figure 2

a Schematic of the system used to impart both spatial and temporal chirps to the incoming pulse train using a pair of reflective diffraction gratings (G1 and G2). Each sub-pulse has a positive temporal chirp and illuminates the sample successively. b Selected frames from the reconstructed 70-Tfps movie of the spatially and temporally chirped pulse train sweeping a group of letters. Each frame is cropped from the full field of view to reduce blank space. A 2D map uses color to represent illumination wavelength and grayscale to represent intensity. Intensity is normalized to the maximum, and its color map is saturated at 0.5 to display weak intensities better. See the entire sequence in Supplementary Movie 1. Scale bars: 1 mm. c Temporal profile of the light intensity at \((x_1, y_1)\) (white arrow in b) from the state-of-the-art T-CUP (red dashed line), CUSP (black solid line) and the transform limit (cyan dash-dotted line) calculated based on the CUSP curve in the spectral domain. Inset: normalized light intensity profiles from CUSP and T-CUP in the first 2 ps. d Spatially integrated total intensity over wavelength for five sub-pulses (magenta lines). The reference spectrum (green line) was measured by a spectrometer.

Using a dispersion parameter μ = 23.5 μm nm−1, a chirp parameter \(\eta = 52.6\,{\mathrm{fs}}\,{\mathrm{nm}}^{ - 1}\) and a pixel size d = 6.45 μm, our active CUSP offers a frame rate as high as 70 Tfps. A control experiment imaged the same scene using the state-of-the-art trillion-frame-per-second CUP (T-CUP) technique with 10 Tfps18 (see Supplementary Movie 1). Our system design allows flexible and reliable transitions between CUSP and T-CUP, as explained in Supplementary Note 7 and Supplementary Fig. 10. T-CUP’s reconstructed intensity evolution at the same point exhibits a temporal spread 3.2× wider than that of CUSP. In addition, within any time window, CUSP achieves 7× increase in the number of frames compared with T-CUP (see the blue solid lines in the inset of Fig. 2c). Thus, CUSP surpasses the currently fastest single-shot imaging modality in terms of both temporal resolution and sequence depth. Figure 2d plots the reconstructed total light intensities of the five sub-pulses versus the illumination wavelength. Their profiles are close to the ground truth measured by a spectrometer.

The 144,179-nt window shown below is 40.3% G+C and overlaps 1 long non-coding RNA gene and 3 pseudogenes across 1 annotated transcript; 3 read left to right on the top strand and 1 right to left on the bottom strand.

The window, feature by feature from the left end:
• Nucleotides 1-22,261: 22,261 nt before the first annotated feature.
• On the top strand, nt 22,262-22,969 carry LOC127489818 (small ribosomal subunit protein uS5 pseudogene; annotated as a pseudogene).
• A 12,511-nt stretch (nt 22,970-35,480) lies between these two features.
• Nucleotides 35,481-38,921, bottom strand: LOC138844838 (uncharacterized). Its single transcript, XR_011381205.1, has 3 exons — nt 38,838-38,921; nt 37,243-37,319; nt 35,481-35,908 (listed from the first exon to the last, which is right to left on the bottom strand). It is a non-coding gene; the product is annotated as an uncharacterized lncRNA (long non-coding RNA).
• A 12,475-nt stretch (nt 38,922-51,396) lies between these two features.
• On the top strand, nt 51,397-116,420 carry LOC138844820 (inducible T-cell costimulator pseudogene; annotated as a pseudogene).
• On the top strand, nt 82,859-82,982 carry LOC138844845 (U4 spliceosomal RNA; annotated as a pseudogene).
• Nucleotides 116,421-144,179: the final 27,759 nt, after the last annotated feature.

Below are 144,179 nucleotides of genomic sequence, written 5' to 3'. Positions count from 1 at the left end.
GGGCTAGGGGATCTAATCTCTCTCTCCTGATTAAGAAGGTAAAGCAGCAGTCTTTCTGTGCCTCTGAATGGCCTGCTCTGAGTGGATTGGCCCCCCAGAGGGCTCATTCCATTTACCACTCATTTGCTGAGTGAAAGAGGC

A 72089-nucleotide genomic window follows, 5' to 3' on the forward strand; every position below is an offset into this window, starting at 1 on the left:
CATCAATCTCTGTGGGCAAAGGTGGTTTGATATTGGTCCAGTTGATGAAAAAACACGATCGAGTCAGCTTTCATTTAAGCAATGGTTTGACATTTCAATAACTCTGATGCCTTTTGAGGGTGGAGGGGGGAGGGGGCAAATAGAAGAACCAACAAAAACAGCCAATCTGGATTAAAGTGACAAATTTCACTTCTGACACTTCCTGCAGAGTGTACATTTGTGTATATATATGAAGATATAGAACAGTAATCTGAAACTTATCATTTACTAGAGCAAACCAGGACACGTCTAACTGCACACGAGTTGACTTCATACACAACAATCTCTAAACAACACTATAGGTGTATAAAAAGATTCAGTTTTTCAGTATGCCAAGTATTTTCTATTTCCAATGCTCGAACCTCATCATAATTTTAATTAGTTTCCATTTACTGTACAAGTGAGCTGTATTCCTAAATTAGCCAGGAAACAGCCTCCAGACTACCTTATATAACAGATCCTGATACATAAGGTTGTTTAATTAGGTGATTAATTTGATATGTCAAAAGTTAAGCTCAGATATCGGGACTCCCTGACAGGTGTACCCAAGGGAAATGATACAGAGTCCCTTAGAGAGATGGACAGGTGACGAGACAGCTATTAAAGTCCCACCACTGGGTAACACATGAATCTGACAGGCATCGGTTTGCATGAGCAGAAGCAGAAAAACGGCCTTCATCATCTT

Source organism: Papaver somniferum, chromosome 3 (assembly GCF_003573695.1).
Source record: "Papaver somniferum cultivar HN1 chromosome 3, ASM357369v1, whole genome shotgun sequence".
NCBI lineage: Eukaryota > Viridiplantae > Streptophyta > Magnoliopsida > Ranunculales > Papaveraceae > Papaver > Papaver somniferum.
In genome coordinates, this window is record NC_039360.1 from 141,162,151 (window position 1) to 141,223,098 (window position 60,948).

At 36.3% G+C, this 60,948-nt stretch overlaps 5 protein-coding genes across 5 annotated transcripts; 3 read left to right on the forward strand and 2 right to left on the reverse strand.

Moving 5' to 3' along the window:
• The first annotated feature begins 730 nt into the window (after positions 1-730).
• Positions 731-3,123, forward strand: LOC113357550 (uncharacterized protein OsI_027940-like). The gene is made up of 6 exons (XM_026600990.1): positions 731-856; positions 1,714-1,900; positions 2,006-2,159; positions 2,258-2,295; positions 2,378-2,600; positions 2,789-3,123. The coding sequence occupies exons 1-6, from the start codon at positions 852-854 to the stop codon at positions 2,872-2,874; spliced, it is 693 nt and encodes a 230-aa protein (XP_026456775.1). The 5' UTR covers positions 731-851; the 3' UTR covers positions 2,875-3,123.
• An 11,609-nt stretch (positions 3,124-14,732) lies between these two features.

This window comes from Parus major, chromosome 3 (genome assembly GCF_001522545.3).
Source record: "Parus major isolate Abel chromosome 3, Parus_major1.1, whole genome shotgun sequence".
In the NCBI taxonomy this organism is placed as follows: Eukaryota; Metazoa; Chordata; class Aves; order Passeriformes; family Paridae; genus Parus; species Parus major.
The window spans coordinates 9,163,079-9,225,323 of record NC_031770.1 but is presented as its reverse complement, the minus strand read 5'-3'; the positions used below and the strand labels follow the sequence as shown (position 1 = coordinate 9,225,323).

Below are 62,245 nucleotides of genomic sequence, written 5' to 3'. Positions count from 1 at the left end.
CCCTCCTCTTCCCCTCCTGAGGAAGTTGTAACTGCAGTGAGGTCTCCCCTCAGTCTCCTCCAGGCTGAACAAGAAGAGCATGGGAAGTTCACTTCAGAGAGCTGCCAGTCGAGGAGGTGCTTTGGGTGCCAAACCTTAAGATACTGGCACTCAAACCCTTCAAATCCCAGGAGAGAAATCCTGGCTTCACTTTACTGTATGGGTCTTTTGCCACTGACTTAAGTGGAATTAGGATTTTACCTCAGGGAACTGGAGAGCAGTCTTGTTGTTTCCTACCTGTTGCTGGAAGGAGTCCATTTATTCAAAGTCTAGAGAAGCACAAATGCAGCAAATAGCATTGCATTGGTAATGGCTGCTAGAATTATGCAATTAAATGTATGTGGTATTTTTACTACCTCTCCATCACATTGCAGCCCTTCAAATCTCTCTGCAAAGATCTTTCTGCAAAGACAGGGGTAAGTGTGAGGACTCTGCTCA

Imaging an ultrafast nonlinear optical phenomenon

Nonlinear light-matter interactions are indispensable in optical communications27 and quantum optics28. Optical-field-induced birefringence, as a result of third-order nonlinearity, has been widely utilized in mode-locked laser29 and ultrafast imaging30,31. Here, in our second demonstration, we focused a single 48-fs laser pulse (referred to as the ‘gate’ pulse), centered at 800 nm and linearly polarized along the y direction, into a Bi4Ge3O12 (BGO) slab to induce transient birefringence, as schematically illustrated in Fig. 3a. A second beam (referred to as the ‘detection’ pulse)—a temporally chirped pulse train from the illumination section of the CUSP system—was incident on the slab from an orthogonal direction, going through a pair of linear polarizers that sandwich the BGO. This is a Kerr gate setup since the two polarizers have polarization axes aligned at +45° and –45°, respectively31,32. The Kerr gate has a finite transmittance of \(T_{{\mathrm{Kerr}}} = \left( {1 - \cos \varphi } \right)/2\) only where the gate pulse travels. Here, \(\varphi\), proportional to the gate pulse intensity, represents the gate-induced phase delay between the two orthogonal polarization directions x and y (see Supplementary Note 8 for its definition and measurement).

Fig. 3: CUSP imaging of an ultrafast nonlinear optical phenomenon.